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My Little Angel
This is the sixth time. This is the sixth time he didn’t show up like he promised. Luckily I knew better than to trust him. I told my mom to be ready to pick me up at 8. My mom said to have a little faith, he’ll show up this year; and then she asked where to pick me up when I gave her that “are-you-kidding-me-look.” I told her near the New York Christmas tree. It was usually up all year; they always forget to bring it down. I sighed and looked at the golden watch he’d bought me a few years ago when he’d said that he was sorry he couldn’t make it.
I doubted he was sorry the way he said it. It was in a way that even the most gullible person in the world would have known he was lying. I sighed. The watch read 7:45 pm. There was still 15 minutes to spare, but I had been waiting for a couple of hours. I just lay in the ice cold snow watching people pass. A little girl laughing as her mom and dad picked her up, a happy couple kissing after the man proposed. It’s too bad I don’t believe in fairy tales, or I’d believe the couple would stay together forever.
But that never happens. Fairy tales are made up myths. They can’t save a marriage, and they can’t save my mother.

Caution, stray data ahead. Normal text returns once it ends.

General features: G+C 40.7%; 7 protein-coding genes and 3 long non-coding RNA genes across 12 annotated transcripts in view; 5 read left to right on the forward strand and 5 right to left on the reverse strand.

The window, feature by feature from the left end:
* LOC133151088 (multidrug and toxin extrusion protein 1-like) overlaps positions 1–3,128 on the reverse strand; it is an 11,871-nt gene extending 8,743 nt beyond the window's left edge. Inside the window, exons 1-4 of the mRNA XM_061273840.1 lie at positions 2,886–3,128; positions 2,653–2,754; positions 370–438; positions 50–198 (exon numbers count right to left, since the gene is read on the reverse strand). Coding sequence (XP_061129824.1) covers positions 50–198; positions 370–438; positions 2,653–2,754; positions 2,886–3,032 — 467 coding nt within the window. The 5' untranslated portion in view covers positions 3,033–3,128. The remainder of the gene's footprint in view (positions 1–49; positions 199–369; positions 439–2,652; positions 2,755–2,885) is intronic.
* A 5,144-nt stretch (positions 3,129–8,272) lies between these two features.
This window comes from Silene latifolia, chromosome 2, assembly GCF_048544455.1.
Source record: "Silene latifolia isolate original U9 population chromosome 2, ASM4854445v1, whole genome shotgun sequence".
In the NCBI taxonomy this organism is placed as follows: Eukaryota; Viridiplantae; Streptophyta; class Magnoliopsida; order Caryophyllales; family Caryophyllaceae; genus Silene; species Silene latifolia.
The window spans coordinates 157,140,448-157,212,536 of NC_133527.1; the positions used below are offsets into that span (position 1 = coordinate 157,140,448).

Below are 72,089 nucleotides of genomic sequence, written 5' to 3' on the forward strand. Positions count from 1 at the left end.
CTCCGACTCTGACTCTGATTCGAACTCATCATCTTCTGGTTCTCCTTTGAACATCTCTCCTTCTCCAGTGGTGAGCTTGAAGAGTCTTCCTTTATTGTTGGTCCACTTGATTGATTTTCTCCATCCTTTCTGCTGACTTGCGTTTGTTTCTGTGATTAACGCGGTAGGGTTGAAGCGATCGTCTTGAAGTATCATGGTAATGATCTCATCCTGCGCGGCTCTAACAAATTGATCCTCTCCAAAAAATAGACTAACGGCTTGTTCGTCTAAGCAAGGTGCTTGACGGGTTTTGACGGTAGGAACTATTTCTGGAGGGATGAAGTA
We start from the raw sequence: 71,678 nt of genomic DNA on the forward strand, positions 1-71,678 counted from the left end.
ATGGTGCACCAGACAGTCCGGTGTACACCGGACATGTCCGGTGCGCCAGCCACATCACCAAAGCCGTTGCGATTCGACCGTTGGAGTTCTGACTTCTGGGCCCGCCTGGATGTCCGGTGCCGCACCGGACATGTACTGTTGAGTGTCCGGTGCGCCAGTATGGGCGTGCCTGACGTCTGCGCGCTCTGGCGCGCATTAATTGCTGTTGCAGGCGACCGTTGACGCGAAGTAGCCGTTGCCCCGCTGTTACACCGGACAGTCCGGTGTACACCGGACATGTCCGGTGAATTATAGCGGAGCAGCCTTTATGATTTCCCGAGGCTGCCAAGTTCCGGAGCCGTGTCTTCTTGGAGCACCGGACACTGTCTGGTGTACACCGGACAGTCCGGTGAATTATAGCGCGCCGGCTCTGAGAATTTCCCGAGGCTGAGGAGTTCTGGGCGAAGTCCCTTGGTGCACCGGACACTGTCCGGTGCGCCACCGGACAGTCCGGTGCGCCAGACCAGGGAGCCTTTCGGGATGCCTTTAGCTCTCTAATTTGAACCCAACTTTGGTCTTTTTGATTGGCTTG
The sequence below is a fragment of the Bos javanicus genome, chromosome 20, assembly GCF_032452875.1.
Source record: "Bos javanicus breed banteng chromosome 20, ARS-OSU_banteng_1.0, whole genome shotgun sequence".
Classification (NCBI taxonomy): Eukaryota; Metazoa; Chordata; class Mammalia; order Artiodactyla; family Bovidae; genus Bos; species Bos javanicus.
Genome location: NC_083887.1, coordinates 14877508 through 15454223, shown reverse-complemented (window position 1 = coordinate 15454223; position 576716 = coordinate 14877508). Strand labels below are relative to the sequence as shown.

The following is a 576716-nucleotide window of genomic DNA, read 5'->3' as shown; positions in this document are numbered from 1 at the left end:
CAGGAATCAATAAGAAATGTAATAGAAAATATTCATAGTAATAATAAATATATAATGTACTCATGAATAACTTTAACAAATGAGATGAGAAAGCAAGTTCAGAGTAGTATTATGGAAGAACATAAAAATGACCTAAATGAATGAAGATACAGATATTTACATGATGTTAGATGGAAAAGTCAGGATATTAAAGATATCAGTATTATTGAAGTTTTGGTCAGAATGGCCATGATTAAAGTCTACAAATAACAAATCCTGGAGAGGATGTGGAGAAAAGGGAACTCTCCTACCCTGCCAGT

My poor, poor mother, she is as fragile as glass. At any moment she’ll break, fall apart. She is often out later than she should be, and works as a waitress in a bar on the corner. Her skin is very pale, her black eyes are a little bloodshot, and her hair is in big clumps of long, dark brown strands with streaks of gray.
It was after the divorce that she started to look like this; a mess. When she was with my father, she always had a big smile on her face. Her short light brown hair would be in piggy-tails, and her black eyes would shine in the sun. Now she spent her days sitting on the couch, wasting money on T.V., and waitressing at a bar. I have to support myself, but when it comes to my father, no matter how she’s tired she is, she will always pick me up.
I don’t trust my father, ever since the divorce, when I found out why. I was 11 at the time; I was sitting in my room, reading a book. That’s when I heard it, my mom and dad screaming at each other.
“You slept with her! How could you Richard, you have a family that needs you!” I heard my mother shout. I heard a ‘whoosh’ as a pillow was thrown. I looked up from the book and crawled out the door to the stairway in curiosity.
“Edna you knew I was, why act like you don’t know,” my father replied calmly. I crawled closer to the staircase to see my parents arguing.
“I-I,” my mom burst into tears, and fell in to the chair. Then quietly my mom said, “don’t you love me?”